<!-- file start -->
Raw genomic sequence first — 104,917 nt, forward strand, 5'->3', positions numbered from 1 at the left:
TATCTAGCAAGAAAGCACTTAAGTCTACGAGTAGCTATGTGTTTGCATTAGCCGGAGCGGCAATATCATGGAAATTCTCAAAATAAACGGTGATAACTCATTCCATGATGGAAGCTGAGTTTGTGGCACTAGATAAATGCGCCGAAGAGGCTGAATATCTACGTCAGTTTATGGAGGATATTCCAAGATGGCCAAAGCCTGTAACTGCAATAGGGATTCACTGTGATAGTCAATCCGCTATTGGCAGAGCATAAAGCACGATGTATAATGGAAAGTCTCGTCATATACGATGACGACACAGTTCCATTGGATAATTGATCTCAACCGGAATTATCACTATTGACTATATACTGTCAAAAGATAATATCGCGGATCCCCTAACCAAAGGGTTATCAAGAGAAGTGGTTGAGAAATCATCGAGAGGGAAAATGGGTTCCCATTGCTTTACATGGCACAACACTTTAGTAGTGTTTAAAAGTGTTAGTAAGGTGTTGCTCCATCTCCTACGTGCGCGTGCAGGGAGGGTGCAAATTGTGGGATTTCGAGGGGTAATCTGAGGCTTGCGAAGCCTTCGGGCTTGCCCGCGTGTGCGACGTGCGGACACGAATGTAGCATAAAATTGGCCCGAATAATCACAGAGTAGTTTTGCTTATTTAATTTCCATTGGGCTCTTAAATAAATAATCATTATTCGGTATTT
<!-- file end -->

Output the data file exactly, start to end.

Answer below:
Raw genomic sequence first — 104,917 nt, forward strand, 5'->3', positions numbered from 1 at the left:
TATCTAGCAAGAAAGCACTTAAGTCTACGAGTAGCTATGTGTTTGCATTAGCCGGAGCGGCAATATCATGGAAATTCTCAAAATAAACGGTGATAACTCATTCCATGATGGAAGCTGAGTTTGTGGCACTAGATAAATGCGCCGAAGAGGCTGAATATCTACGTCAGTTTATGGAGGATATTCCAAGATGGCCAAAGCCTGTAACTGCAATAGGGATTCACTGTGATAGTCAATCCGCTATTGGCAGAGCATAAAGCACGATGTATAATGGAAAGTCTCGTCATATACGATGACGACACAGTTCCATTGGATAATTGATCTCAACCGGAATTATCACTATTGACTATATACTGTCAAAAGATAATATCGCGGATCCCCTAACCAAAGGGTTATCAAGAGAAGTGGTTGAGAAATCATCGAGAGGGAAAATGGGTTCCCATTGCTTTACATGGCACAACACTTTAGTAGTGTTTAAAAGTGTTAGTAAGGTGTTGCTCCATCTCCTACGTGCGCGTGCAGGGAGGGTGCAAATTGTGGGATTTCGAGGGGTAATCTGAGGCTTGCGAAGCCTTCGGGCTTGCCCGCGTGTGCGACGTGCGGACACGAATGTAGCATAAAATTGGCCCGAATAATCACAGAGTAGTTTTGCTTATTTAATTTCCATTGGGCTCTTAAATAAATAATCATTATTCGGTATTT